Virginia Code § 18.2-271 requires a one-year driver's license suspension for a first DUI/DWI conviction in addition to any administrative suspension for excessive BAC breath test results or for refusal to submit to a breathalyzer test. If permitted by the court, some drivers may retain restricted driving privileges that allow them to commute to and from certain essential locations, such as their place of employment. In many cases, drivers convicted of a DUI/DWI offense will be required to outfit their vehicle with ignition interlock devices to measure BAC when they enter their vehicles, which will not start if their BAC is above .02.

Alcohol Education Program

A DUI/DWI conviction may also require participation in an alcohol safety action program unless the sentencing court expressly orders otherwise. Program participants are responsible for paying any and all entry fees.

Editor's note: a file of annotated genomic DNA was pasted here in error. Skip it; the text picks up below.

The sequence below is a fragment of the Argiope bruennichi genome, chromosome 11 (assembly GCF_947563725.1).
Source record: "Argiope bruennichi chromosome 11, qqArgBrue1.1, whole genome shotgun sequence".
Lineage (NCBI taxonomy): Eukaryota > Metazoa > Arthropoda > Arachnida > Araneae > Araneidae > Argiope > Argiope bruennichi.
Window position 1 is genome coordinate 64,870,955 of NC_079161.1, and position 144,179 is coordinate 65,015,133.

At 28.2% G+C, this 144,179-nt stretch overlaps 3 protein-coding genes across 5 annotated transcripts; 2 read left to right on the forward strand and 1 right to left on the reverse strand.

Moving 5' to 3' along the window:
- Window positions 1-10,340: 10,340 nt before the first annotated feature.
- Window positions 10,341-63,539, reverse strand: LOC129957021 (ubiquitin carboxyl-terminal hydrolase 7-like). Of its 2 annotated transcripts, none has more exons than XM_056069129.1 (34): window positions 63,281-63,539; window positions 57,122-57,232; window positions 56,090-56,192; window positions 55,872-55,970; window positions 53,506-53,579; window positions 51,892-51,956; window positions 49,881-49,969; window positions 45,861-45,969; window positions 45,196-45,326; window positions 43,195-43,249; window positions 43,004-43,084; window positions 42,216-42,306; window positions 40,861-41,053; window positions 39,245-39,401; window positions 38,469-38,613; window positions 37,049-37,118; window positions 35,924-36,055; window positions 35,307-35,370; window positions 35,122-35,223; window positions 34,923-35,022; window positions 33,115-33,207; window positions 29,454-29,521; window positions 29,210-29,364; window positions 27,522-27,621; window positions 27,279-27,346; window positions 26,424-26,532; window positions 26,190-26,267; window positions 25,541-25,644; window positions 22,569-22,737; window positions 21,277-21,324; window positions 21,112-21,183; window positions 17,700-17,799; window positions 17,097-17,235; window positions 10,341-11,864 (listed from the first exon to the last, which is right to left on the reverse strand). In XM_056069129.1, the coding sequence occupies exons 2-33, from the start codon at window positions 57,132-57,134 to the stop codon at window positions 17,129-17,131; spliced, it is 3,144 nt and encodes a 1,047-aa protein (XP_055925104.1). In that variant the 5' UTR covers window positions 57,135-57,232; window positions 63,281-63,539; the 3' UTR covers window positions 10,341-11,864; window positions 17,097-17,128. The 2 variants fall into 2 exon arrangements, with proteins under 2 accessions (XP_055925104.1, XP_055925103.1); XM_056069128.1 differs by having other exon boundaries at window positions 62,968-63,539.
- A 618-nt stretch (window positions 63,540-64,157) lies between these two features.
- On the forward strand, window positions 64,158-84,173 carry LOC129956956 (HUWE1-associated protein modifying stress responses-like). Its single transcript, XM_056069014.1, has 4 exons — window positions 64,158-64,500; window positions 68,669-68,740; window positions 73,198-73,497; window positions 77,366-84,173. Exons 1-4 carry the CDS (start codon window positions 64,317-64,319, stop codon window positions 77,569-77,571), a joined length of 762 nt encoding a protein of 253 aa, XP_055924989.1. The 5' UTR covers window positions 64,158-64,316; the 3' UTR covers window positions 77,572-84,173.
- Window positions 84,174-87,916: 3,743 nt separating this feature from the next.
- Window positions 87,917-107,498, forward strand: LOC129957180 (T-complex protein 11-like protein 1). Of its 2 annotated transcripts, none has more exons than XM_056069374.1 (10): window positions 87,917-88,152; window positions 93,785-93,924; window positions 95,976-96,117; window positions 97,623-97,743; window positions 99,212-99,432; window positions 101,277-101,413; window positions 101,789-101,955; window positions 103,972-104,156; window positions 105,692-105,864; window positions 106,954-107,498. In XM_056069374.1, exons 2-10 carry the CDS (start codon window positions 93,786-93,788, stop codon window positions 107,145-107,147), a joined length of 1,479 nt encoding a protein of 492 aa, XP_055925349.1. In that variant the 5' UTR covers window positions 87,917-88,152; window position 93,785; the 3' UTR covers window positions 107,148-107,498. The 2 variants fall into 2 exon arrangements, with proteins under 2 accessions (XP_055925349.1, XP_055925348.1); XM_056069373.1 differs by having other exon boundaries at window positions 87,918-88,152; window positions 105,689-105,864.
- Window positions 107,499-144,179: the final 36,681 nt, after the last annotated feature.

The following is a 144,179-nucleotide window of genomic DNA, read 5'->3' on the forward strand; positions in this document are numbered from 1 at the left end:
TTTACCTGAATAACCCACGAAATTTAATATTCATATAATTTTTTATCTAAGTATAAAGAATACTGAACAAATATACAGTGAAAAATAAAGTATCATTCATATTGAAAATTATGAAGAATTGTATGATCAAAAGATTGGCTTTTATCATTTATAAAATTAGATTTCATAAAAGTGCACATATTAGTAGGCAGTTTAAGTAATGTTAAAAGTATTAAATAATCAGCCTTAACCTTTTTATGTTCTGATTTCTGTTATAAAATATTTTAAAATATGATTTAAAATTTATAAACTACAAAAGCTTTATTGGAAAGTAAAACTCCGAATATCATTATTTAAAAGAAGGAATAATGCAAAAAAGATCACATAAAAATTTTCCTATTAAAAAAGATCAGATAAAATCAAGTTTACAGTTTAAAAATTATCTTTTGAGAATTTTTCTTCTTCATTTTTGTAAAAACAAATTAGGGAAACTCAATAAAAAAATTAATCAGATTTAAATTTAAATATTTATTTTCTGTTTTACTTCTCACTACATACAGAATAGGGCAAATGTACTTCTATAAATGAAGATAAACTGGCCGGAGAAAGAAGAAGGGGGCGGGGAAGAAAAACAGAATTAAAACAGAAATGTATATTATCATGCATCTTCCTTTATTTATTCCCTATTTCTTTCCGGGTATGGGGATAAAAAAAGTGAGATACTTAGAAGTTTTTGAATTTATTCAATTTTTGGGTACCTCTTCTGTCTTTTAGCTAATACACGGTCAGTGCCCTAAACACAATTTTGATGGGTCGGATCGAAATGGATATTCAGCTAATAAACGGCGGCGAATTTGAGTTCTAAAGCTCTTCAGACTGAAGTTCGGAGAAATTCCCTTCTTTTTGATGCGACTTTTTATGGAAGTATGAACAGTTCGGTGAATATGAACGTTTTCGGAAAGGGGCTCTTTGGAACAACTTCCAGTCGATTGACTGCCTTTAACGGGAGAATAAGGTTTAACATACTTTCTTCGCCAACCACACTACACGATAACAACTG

Drivers must notify their insurance companies of their DUI/DWI convictions by completing Department of Motor Vehicles Form FR-44 for financial responsibility certification of high-risk insurance classification, which requires certain minimum property damage and bodily injury/death limits for resumption of normal driving. A convicted driver who fails to file an FR-44 form may not regain legal driving privileges.

Reducing or Dismissing Charges

Drivers charged for the first time with DUI/DWI in Virginia should not move forward into court proceedings without legal representation. Penalties and fines increase with the gravity of the violation. A talented legal professional will do their best to represent you, and move for dismissal of the charges if a valid reasons exists. If conviction proves to be inevitable, your lawyer will work to have charges reduced, or punishments lessened in severity. In some cases, there may be good legal reasons for full dismissal of all DUI/DWI charges, such as unlawful traffic stops or prohibited search and seizure of evidence following a stop. However, every case will have different determining factors.

Always Seek Legal Counsel